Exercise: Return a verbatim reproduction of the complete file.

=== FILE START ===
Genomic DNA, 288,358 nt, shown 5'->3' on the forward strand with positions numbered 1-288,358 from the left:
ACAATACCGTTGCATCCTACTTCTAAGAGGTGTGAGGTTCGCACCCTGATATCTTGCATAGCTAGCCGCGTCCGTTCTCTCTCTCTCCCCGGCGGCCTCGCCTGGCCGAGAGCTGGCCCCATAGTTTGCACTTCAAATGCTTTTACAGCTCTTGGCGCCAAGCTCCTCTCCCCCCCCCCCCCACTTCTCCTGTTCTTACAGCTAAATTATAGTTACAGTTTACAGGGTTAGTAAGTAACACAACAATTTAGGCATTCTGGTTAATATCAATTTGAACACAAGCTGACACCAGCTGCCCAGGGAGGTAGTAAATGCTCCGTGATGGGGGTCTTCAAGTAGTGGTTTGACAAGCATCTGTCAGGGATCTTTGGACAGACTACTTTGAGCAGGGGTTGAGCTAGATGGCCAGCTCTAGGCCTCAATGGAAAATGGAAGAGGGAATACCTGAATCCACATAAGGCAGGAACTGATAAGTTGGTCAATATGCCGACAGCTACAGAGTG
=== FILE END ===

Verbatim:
Genomic DNA, 288,358 nt, shown 5'->3' on the forward strand with positions numbered 1-288,358 from the left:
ACAATACCGTTGCATCCTACTTCTAAGAGGTGTGAGGTTCGCACCCTGATATCTTGCATAGCTAGCCGCGTCCGTTCTCTCTCTCTCCCCGGCGGCCTCGCCTGGCCGAGAGCTGGCCCCATAGTTTGCACTTCAAATGCTTTTACAGCTCTTGGCGCCAAGCTCCTCTCCCCCCCCCCCCCACTTCTCCTGTTCTTACAGCTAAATTATAGTTACAGTTTACAGGGTTAGTAAGTAACACAACAATTTAGGCATTCTGGTTAATATCAATTTGAACACAAGCTGACACCAGCTGCCCAGGGAGGTAGTAAATGCTCCGTGATGGGGGTCTTCAAGTAGTGGTTTGACAAGCATCTGTCAGGGATCTTTGGACAGACTACTTTGAGCAGGGGTTGAGCTAGATGGCCAGCTCTAGGCCTCAATGGAAAATGGAAGAGGGAATACCTGAATCCACATAAGGCAGGAACTGATAAGTTGGTCAATATGCCGACAGCTACAGAGTG